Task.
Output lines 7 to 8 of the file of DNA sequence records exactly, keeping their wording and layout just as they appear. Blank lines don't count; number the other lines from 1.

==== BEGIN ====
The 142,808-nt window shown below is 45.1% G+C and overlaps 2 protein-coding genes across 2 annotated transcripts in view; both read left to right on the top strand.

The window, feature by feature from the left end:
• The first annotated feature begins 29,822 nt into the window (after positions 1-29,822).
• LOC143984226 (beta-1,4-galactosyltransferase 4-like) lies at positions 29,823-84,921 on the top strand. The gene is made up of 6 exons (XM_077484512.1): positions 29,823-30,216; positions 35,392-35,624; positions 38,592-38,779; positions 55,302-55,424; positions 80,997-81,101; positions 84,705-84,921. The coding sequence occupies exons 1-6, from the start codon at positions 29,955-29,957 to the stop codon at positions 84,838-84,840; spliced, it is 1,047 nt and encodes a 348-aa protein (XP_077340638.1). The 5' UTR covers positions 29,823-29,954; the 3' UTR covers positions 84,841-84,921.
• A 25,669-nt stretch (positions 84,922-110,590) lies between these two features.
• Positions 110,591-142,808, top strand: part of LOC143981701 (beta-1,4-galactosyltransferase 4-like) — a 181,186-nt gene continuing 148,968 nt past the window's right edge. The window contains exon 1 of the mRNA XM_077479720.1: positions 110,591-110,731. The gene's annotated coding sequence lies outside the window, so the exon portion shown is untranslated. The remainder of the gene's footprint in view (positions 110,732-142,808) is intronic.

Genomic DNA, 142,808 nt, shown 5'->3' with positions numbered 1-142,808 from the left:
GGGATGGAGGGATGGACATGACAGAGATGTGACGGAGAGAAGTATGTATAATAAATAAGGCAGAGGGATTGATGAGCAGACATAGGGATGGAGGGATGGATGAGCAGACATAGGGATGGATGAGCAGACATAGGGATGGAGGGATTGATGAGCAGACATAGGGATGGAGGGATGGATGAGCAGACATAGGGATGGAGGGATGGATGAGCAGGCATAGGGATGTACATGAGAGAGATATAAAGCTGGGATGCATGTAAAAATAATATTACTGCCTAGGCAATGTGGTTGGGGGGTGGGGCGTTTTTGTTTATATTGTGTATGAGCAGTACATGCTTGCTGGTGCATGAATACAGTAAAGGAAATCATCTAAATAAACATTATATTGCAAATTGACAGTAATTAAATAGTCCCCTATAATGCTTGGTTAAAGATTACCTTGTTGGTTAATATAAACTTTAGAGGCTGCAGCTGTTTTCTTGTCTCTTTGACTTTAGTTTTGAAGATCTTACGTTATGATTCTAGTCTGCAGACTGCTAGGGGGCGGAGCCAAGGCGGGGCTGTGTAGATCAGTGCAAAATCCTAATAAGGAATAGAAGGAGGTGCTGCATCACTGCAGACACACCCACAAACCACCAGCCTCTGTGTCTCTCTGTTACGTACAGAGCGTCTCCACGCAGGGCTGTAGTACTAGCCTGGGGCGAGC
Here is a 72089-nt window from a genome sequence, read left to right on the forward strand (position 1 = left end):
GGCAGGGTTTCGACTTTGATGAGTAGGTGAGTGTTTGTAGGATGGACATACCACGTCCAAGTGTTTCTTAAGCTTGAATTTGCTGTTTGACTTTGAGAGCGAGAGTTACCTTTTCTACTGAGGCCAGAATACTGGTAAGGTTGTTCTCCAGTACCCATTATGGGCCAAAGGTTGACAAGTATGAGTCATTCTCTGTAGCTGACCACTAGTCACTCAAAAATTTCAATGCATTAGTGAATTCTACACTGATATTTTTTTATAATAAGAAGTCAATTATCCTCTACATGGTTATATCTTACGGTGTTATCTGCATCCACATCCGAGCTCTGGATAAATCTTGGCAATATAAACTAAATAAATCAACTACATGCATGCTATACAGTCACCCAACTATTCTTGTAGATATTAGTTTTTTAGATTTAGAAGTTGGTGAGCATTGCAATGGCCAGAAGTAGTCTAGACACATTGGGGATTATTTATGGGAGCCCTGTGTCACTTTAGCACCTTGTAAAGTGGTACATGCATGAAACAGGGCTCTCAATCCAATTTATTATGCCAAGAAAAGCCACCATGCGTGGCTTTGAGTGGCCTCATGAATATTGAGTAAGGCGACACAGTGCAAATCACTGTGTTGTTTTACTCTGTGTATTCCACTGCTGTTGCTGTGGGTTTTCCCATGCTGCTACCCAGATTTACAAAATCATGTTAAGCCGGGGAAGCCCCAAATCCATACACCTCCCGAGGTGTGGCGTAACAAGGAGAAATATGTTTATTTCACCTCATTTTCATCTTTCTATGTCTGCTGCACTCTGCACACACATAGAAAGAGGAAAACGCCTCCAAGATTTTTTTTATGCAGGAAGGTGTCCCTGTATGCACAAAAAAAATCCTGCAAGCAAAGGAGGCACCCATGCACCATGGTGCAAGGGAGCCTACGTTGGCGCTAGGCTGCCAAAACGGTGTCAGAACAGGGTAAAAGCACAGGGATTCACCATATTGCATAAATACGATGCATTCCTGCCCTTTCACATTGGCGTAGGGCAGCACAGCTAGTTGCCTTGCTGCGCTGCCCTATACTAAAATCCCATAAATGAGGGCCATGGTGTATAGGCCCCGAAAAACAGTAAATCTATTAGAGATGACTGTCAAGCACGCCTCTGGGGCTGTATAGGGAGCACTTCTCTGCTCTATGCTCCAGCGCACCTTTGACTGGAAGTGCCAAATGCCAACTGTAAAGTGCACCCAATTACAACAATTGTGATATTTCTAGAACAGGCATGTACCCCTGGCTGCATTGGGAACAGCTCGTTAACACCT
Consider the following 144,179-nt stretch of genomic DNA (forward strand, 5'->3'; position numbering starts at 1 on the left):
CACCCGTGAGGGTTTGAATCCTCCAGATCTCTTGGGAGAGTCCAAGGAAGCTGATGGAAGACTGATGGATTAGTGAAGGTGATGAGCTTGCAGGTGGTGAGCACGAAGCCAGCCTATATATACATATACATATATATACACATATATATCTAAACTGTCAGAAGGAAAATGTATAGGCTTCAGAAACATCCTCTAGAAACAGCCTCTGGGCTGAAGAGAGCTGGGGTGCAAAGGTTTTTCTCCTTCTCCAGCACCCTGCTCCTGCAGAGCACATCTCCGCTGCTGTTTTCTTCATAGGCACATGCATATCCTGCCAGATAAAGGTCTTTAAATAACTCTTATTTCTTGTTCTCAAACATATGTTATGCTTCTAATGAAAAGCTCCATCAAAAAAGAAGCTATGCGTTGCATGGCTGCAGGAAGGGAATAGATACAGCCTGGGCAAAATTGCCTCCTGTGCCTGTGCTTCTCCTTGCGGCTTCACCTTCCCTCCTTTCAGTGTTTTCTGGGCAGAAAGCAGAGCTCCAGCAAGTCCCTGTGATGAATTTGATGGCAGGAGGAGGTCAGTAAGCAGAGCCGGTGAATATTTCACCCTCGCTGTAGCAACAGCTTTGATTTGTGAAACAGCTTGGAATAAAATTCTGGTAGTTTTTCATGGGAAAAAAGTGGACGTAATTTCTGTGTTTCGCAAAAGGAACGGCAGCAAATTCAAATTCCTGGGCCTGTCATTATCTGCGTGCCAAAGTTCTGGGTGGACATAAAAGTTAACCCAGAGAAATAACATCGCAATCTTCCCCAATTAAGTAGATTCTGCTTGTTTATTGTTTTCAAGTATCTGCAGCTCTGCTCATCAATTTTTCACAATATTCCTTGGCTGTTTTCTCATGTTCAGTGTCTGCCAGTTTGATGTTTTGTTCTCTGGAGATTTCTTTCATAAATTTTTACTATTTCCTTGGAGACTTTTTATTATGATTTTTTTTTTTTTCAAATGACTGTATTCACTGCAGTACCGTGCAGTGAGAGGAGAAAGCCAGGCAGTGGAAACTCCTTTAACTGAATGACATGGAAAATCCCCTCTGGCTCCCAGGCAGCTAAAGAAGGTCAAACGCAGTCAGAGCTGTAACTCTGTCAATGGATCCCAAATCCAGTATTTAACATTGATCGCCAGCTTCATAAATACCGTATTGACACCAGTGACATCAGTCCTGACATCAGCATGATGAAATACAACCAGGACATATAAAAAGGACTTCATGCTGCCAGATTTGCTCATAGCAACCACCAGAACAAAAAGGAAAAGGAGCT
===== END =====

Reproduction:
Genomic DNA, 142,808 nt, shown 5'->3' with positions numbered 1-142,808 from the left:
GGGATGGAGGGATGGACATGACAGAGATGTGACGGAGAGAAGTATGTATAATAAATAAGGCAGAGGGATTGATGAGCAGACATAGGGATGGAGGGATGGATGAGCAGACATAGGGATGGATGAGCAGACATAGGGATGGAGGGATTGATGAGCAGACATAGGGATGGAGGGATGGATGAGCAGACATAGGGATGGAGGGATGGATGAGCAGGCATAGGGATGTACATGAGAGAGATATAAAGCTGGGATGCATGTAAAAATAATATTACTGCCTAGGCAATGTGGTTGGGGGGTGGGGCGTTTTTGTTTATATTGTGTATGAGCAGTACATGCTTGCTGGTGCATGAATACAGTAAAGGAAATCATCTAAATAAACATTATATTGCAAATTGACAGTAATTAAATAGTCCCCTATAATGCTTGGTTAAAGATTACCTTGTTGGTTAATATAAACTTTAGAGGCTGCAGCTGTTTTCTTGTCTCTTTGACTTTAGTTTTGAAGATCTTACGTTATGATTCTAGTCTGCAGACTGCTAGGGGGCGGAGCCAAGGCGGGGCTGTGTAGATCAGTGCAAAATCCTAATAAGGAATAGAAGGAGGTGCTGCATCACTGCAGACACACCCACAAACCACCAGCCTCTGTGTCTCTCTGTTACGTACAGAGCGTCTCCACGCAGGGCTGTAGTACTAGCCTGGGGCGAGC